Mademoiselle C [REVIEW]


Not quite The September Issue, not quite Diana Vreeland: The Eye has to travel, Mademoiselle C is a new documentary all about, and only about, the former editor of Paris Vogue and fashion stylist, Carine Roitfeld.

Reading like a love letter to herself ("I am so beautiful, I have the perfect family, I am popular and I am wonderful"), Mademoiselle C, directed by her friend and former collaborator Fabien Constant, tracks Carine's decision to leave Vogue and to produce her own magazine which, as we see in the film, is called CR Fashion Book.

Much like The September Issue, the 2009 documentary which chronicled the Vogue editor-in-chief Anna Wintour's production of her 2007 fashion issue, Mademoiselle C chronicles Roitfeld's journey from inception to production to completion of the first issue of her own fashion magazine, whose title carries her initials. It came out in September 2012, just in time for the fashion shows in New York, London and Milan.

With a staff that practically worships the ground she walks on, they realize that they are under a lot pressure, and with the first magazine becoming bigger than what they anticipated, more money is needed. But does Carine Roitfeld break a sweat about any of this? As we see in the documentary, she does not. She is surrounded by the most rich and famous people in the fashion world. We see Karl Lagerfeld, Tom Ford, photographer Bruce Weber, Donatella Versace, Kanye West, and even Sarah Jessica Parker all singing her praises. Actually, no one says a bad thing about her at all. Can she really be that special and well-loved? Can she really do no wrong?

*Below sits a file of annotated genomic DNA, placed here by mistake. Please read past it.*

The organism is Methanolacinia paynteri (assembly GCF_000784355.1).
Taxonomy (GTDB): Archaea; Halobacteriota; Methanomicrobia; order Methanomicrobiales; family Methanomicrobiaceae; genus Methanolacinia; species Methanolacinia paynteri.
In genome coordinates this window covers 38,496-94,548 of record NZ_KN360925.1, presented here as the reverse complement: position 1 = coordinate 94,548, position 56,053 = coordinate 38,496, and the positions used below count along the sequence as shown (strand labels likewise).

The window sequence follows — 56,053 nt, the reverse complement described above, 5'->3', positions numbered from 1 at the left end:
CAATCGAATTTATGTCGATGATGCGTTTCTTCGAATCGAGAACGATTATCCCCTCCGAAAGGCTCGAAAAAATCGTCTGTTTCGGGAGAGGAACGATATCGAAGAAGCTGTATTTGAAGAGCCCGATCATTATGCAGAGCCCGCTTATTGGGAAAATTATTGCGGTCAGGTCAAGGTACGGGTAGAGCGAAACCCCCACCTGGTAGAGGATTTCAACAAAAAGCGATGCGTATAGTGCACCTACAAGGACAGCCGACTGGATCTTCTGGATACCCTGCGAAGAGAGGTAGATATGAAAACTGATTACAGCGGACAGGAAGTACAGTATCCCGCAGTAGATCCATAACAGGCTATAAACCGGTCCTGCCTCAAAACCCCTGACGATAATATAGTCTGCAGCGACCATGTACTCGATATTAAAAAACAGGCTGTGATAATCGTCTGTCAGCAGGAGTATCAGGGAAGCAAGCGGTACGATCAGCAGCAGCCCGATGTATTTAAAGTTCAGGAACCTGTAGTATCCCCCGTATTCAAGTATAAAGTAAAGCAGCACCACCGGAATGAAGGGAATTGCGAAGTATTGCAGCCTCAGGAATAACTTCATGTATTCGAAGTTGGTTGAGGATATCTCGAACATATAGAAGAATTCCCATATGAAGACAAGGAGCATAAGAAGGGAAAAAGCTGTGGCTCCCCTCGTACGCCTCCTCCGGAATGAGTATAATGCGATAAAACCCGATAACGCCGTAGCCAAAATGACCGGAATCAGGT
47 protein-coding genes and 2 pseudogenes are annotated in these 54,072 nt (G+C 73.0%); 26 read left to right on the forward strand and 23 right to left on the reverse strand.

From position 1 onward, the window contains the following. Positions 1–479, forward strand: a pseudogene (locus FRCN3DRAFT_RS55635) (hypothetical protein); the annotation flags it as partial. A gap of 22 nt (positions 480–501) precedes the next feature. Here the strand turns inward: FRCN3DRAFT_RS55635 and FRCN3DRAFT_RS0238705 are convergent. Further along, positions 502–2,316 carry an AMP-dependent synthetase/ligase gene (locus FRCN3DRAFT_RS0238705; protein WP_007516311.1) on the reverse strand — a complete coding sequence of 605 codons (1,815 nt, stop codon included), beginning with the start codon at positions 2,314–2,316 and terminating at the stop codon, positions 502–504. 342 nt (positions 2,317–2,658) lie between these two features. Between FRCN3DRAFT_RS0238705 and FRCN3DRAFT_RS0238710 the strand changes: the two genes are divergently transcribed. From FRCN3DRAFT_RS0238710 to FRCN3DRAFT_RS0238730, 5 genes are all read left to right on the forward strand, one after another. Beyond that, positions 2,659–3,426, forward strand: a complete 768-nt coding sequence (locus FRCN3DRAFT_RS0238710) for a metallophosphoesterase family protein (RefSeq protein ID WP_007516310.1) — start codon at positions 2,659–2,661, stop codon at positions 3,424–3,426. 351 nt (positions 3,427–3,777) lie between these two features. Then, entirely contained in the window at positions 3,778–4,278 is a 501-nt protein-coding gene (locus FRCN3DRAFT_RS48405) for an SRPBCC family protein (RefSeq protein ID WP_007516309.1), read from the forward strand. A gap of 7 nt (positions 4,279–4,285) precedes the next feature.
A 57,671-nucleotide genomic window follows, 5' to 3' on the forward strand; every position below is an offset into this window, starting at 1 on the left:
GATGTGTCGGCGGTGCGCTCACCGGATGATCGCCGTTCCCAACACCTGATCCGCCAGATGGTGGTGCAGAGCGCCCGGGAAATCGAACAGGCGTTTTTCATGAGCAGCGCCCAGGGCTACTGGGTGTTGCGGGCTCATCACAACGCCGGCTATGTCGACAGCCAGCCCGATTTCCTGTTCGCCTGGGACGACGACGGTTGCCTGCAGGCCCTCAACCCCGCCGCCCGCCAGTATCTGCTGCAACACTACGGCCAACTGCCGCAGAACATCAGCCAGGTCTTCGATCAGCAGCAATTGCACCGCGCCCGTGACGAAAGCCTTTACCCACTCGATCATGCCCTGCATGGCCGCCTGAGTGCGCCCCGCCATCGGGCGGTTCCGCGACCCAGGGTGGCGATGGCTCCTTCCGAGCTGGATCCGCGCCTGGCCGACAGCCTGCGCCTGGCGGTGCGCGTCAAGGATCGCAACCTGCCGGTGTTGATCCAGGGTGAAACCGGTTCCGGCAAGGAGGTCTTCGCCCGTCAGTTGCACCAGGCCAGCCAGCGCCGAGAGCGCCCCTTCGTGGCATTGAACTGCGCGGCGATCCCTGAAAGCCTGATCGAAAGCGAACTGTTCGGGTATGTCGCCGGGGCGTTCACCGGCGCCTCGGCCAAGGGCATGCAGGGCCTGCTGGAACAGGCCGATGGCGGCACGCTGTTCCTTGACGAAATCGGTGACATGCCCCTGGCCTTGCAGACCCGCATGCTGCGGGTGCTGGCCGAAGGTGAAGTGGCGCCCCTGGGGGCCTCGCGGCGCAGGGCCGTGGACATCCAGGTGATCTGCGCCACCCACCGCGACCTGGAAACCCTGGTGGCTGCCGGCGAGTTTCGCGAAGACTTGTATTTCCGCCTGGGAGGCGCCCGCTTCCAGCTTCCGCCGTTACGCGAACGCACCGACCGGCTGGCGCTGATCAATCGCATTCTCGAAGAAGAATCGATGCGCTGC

More self-indulgent stuff comes later in the documentary when we meet her family. Director Constant makes sure they are also part of the limelight by showing how glamorous they are, just like their mother. Her daughter, Julia, who happens to be pregnant during the filming, is expected to give birth to a future model, while her son, Vladimir, uncomfortably calls his mom a MILF. We see more of Carine, throwing back her hair, going to glamorous fashion shows and parties, and living the life that she thinks she deserves. There are also photo shoots galore in this documentary, and her ideas of some of the photo shoots are quite bizarre. (A nude model in a cemetery is all too creepy and inappropriate.)

Mademoiselle C would have worked better if the director was a neutral choice, and not a friend of the family. For what it is, Mademoiselle C is only for true fashionistas, people who know their Coco from their Karl, who know their Anna from their Vera. If any movie felt like a promotional video for it's main star, this one is it.

Who is Mademoiselle C? After seeing this documentary, you kind of wish you hadn't found out.